“The new generation, the generation of the Internet, is fearless. They want their full rights, and they want life, a dignified life.” Shawki al-Qadi, Yemen
The scenes are rivoting. The meaning unclear. As rocks fly, men on horses and camels charge the crowd and homemade bombs explode, supporters of the government seek to disrupt the power of people clamoring for freedom while the most powerful army in the Middle East watches without response. Tunisia, Jordan, Egypt and Yemen. Who’s next?
A regional movement without a leader. At one time the leader might have been Qaddafi, Hussein, Nasser or Arafat. Voices without a spokesperson clamor for a new order. The spokesmen who have attempted to fill the power vacuum have not succeeded to this point in speaking the mind of the people in the streets. Apparently committed to peaceful protest, hundreds of thousands of men, women and children remain unmoved, insisting on freedom, dignity and a culture of collaboration. They are clearly willing to sacrifice their life and liberty for something more fundamental than comfort and security.
“[P]rotesters offered an alternative, their empowerment standing as possibly the most remarkable legacy of a people who often lamented their apathy.” Anthony Shadid in today’s New York Times cites a regional awakening in search of a leader. He quotes a woman in Cairo as she joins the mass expression of hope, “I’m fighting for my freedom,” Noha al-Ustaz said as she broke bricks on the curb. “For my right to express myself. For an end to oppression. For an end to injustice.”
This uprising in Arab nations, each more or less friendly to U.S. interests, seems to involve far more than geopolitical alliances or religious purity. The cries for freedom from tyranny recall other movements in search of a leader. Our own U.S. revolution is certainly one. However, even in our history, cries for freedom rang out from peaceful protest to change slavery, civil rights and other denials of human dignity.
As cited in this space earlier (See: The End of Coercive Power: Really?) the death of fundamentalism has been predicted by much wiser minds. Hierarchy which exists to deny the universal human need for dignity, autonomy and purpose cannot survive. Autocratic leadership in business, government or religion will meet its end at the hands of people who will regain their autonomy by any means possible, peaceful or otherwise.
Add to the deep human longing for “life, liberty and the pursuit of happiness” the power of the Internet, autocrats beware. Tyrants be warned. The capacity for instant communication to mobilize the masses in the face of oppression changes everything. The first line of defense in today’s battle for the allegiance of an oppressed people is “shut down the Internet”. The thinking is, “prevent them from sharing ideas and the narrative of freedom, and the demonstrations will end.” If the autocrats can prevent “mass collaboration” the tyranny can last a little longer. But not much longer. (See: Mass Collaboration)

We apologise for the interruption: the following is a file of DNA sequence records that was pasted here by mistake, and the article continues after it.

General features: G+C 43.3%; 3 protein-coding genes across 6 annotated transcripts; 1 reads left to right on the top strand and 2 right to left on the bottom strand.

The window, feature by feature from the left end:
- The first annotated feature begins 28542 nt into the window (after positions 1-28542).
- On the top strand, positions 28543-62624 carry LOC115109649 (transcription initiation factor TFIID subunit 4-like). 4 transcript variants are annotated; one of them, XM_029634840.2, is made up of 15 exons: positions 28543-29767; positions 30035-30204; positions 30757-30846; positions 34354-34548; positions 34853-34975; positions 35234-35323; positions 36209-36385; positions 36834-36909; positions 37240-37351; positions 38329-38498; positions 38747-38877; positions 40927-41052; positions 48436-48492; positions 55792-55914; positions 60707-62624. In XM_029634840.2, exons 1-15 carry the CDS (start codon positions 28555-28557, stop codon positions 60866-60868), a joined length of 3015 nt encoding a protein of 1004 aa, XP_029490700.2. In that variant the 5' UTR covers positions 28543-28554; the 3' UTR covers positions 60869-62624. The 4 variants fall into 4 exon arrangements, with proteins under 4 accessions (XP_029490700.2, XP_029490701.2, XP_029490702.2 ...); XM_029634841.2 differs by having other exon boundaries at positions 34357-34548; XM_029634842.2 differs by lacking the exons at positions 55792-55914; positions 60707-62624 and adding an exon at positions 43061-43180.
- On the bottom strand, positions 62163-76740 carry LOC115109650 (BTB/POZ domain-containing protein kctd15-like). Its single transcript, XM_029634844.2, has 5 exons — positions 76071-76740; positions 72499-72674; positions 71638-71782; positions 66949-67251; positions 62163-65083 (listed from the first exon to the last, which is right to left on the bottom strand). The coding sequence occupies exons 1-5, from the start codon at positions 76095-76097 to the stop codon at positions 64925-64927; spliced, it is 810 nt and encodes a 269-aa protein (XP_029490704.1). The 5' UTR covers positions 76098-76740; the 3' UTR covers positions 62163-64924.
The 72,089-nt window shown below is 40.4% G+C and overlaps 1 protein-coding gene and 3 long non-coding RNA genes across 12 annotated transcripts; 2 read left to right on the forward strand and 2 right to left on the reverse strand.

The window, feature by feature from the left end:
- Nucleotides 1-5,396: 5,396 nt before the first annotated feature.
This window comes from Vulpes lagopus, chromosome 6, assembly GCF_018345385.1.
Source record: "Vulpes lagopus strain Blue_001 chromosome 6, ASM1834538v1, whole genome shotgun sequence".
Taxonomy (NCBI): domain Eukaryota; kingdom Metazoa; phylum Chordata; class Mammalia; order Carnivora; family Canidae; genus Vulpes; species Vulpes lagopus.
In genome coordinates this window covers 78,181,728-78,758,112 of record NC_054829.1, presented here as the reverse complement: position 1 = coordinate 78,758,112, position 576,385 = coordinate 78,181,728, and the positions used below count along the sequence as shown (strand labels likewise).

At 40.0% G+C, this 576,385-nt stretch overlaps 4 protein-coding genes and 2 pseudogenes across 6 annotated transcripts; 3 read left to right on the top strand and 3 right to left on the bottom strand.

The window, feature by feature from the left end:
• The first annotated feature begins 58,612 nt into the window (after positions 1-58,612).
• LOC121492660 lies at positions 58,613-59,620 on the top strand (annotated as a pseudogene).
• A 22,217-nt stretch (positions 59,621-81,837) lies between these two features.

What is unfolding in Egypt (Tunisia, Jordan and Yemen) represents something far larger than political unrest in an Arab country. It is less about which brand of Muslim theology will prevail. It has less to do with geopolitical alliances than basic human needs. To a conflict manager the headlines reveal something far more telling.
Fundamental change in thinking requires a deep dissatisfaction with the status quo and a new narrative of hope. Without the new narrative, dissatisfaction is merely unrest waiting for a leader to emerge. When people reach the point that the old normal is unsatisfying, the search for meaning begins. In Egypt, in business, in religion and education, mass collaboration will unseat stale and self-protective leadership. Conflict managers can help the dissatisfied protesters, congregants and employees search for new meaning, forge new neuro-pathways and create a new reality out of their own expectations while preserving self-determination.
The path to peace in the Middle East must begin with dissatisfaction, but will only progress through the creation of new narratives which capture the imagination of hope. With each trans-Atlantic cable, with each diplomatic initiative there must be a new story which connects the present with the possible. In each troubled business or marriage, there must be a journey from dissatisfaction to discovery in which the next adjacent possibility leads to a new awakening. This is the wonderfully challenging and rewarding work of conflict management.
In all these conflicts, watch as the outcomes take shape through the visioning of leaders who can articulate the new narrative which satisfies the hunger of mass collaboration. Occasionally, the process of transformational change gets valuable assistance from peacemakers who can help the participants in conflict visualize their own path to peace. Such is the moment in Cairo.